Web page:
On the set of Ninja: Shadow of a Tear, director Isaac Florentine is completely in his element while making his latest martial arts action film, starring Scott Adkins and Kane Kosugi. I’ve been invited to observe several days of filming on the Bangkok, Thailand set, and my first day consists of watching an intense dialogue scene between Adkins’ character and his mentor, played by Kosugi. Both of them are dressed in Japanese robes during their scenes together, and the dojo set is decked with traditional Japanese tapestries and artifacts. I interact with the crew, as they move lights around, and in between takes I chitchat with Adkins, Kosugi, and Florentine, who all take time out to address my questions, comments, and attempts at humor. Florentine, whom I’ve interviewed before, is incredibly gracious to me, and he thanks me several times for visiting the set. We both agree on the fact that movies like the ones he makes aren’t given the attention or the fair criticism that they deserve, and I’ve made it my prerogative to give him and his peer filmmakers like Jesse Johnson, Ben Ramsey, and Ernie Barbarash, the attention that they should be getting. I interviewed Florentine for a few minutes about Ninja: Shadow of a Tear on set, and while this is not a comprehensive interview on his career, it does shed some light on what his intentions are with making this particular film. (read the rest of this shit…)

Oh shit, NINJA 2 trailer!

Monday, September 9th, 2013

Okay, it’s not called NINJA 2, there is a different subtitle involved. But, let’s be honest, it’s called NINJA 2.

On one hand, I don’t really understand why Scott Adkins and Isaac Florentine are (from what I understand) so ashamed of the more absurd Cannon-y elements of the first one (souped up ninja armor, oil company run by robe-wearing cultists, etc.), since that’s part of why the movie is so awesome. On the other hand I like sequels that take things in a different direction, so if this is as grim as it looks that’ll be cool too. At any rate it’s clear that it’s jam packed with fights and has at least one great badass line in it. And it’s been a while since UNDISPUTED III, it’ll be good to have the ol’ Florentine/Adkins team back. It’s also written by David White, who previously did SPECIAL FORCES and UNDISPUTED II-III.

NINJA: I’M GOING TO TRY TO BE NON-JUDGMENTAL ABOUT THEM SETTLING ON ‘SHADOW OF A TEAR’ will be playing Fantastic Fest this year with Florentine and producer Frank De Martini in attendance. (I thought Scott Adkins said on Twitter he was gonna be there too but if so that doesn’t seem to be official.) IMDb lists the release date as December 31st.

my review of the original NINJA

High Voltage

Tuesday, April 30th, 2013

Recently I retn_highvoltagealized I missed one of the early Isaac Florentine movies, a goofy John-Woo-inspired bank robber story starring Antonio Sabato Jr. (and Sr.), Shannon Lee, Amy Smart and Lochlyn Munro. So I reviewed it for my column on Daily Grindhouse, which is now called America’s Got Punching (formerly Journey to Battle Island).

There’s gonna be a NINJA 2

Wednesday, October 10th, 2012

Clint Morris at Moviehole is reporting the great news that Nu Image, Isaac Florentine and Scott Adkins are reuniting for a sequel to NINJA – or NINJ* as I’ve always spelled it (the asterisk is a throwing star) – expected to film early next year.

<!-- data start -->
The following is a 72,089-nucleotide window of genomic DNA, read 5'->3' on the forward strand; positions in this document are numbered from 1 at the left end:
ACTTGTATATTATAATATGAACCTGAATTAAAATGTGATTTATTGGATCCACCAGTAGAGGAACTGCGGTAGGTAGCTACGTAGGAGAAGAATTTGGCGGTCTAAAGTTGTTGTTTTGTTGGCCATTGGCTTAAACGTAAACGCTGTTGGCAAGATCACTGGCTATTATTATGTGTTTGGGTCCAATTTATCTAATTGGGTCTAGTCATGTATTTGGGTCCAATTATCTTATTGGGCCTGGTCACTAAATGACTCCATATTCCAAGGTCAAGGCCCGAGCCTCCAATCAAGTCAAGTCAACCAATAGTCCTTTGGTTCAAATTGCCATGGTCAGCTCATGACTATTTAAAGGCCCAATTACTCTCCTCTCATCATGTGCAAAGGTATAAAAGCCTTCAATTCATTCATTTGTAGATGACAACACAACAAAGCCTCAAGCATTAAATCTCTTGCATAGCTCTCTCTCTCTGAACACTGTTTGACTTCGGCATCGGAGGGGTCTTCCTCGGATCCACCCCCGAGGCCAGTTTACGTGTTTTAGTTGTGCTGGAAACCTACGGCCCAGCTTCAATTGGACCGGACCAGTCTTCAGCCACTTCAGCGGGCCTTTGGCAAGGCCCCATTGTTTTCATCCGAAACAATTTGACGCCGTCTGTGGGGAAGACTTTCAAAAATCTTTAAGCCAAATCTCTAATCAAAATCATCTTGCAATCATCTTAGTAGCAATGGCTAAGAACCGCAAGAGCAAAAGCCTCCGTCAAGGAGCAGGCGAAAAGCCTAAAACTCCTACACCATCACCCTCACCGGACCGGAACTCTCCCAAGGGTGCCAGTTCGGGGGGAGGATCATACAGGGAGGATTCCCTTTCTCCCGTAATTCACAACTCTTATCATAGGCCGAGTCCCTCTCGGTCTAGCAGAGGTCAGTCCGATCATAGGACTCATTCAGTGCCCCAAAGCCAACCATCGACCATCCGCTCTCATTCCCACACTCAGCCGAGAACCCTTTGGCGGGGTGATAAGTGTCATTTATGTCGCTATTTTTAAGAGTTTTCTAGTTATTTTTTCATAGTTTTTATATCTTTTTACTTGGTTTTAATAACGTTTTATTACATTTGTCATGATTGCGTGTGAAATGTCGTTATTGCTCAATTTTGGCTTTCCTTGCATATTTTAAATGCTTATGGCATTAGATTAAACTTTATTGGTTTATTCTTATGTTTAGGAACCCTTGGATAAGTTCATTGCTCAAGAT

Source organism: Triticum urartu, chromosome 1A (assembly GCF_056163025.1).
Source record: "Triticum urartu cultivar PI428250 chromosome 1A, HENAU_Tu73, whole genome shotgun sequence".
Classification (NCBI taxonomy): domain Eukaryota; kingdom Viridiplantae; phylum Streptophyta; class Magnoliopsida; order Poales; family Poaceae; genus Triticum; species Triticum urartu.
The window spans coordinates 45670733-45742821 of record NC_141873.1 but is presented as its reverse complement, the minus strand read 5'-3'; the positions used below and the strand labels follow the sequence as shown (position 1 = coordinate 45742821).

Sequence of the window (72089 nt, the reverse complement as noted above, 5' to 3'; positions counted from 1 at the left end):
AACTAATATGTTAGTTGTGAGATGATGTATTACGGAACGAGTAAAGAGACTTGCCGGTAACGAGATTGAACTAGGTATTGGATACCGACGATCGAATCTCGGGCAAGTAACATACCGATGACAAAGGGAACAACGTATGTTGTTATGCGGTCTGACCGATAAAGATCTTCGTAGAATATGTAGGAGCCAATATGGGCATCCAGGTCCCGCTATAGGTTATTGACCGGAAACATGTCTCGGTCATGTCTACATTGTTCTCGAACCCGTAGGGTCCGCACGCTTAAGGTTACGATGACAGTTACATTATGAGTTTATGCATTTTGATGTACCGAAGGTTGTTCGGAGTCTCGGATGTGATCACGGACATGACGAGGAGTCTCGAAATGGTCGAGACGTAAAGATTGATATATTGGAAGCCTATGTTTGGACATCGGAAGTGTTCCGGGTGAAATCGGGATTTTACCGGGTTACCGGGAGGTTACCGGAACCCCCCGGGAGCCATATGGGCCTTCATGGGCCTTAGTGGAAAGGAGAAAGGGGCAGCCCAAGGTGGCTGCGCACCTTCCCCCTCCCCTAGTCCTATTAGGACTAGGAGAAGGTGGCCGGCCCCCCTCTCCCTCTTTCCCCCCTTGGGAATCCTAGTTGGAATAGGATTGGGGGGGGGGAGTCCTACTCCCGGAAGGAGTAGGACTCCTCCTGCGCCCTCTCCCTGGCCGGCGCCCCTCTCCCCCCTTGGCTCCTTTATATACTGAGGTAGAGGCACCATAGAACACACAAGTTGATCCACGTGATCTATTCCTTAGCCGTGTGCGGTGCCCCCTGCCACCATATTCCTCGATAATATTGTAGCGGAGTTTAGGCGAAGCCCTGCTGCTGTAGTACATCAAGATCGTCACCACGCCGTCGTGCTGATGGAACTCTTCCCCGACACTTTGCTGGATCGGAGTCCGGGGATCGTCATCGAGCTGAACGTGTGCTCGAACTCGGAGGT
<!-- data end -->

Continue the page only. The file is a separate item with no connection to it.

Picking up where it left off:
I know NINJA isn’t as popular as the UNDISPUTEDs, but it’s a favorite of mine. It has many great fights, an excellent villain with good motivations, and a few pulpy touches like a villainous oil company/cult. My favorite thing about it is that the opposing ninjas are fighting over a box of weapons. Not magic weapons, just some old weapons. It’s a matter of honor and tradition, nothing to do with saving the world or saving lives or anything. It’s like a modern Cannon movie, except way better than most Cannon movies like it. Can you name a better movie about a white guy adopted by a ninja clan? There are many white ninja movies, but I can’t think of a better one.

And I know they’re gonna try to take the credit away from him, but Obama can hold his head up proud because NINJA and NINJA 2 happened under his watch.

Here’s my original review from 2009.

Assassin’s Bullet

Tuesday, October 2nd, 2012

Friends, it is my sad duty to verify reports that Isaac Florentine’s ASSASSIN’S BULLET (formerly titled SOFIA on IMDb, and out on DVD today) is no good. I guess it played a couple of theaters at some point, and it has a 0% rating on Rotten Tomatoes. I can’t say I really disagree. It’s dull and amateurishly written and even though it has a weird thing going on with being a vanity project for some lady I never heard of, that’s not enough to make it very fun.
(read the rest of this shit…)

Village Voice piece

Tuesday, August 21st, 2012

I wrote a piece for this week’s Village Voice, it’s about (hold onto your butts) the current state of action movies. Of course I wasn’t able to be as long-winded as I usually like to, but I think I managed to give a good explanation of my concept of Post-Action (with specific examples), the importance of action geography, how THE EXPENDABLES could be better, the renaissance in DTV (mentioning Florentine and Hyams), and favorite topics like that.

Thank you to film editor Alan Scherstuhl for giving me the opportunity to spread the word to a new audience, and printed on paper I believe. I like paper.

If you’re joining us here after reading the piece please say hi in the comments and stick around or dig through the archives for more detailed discussion of Badass Cinema and other topics.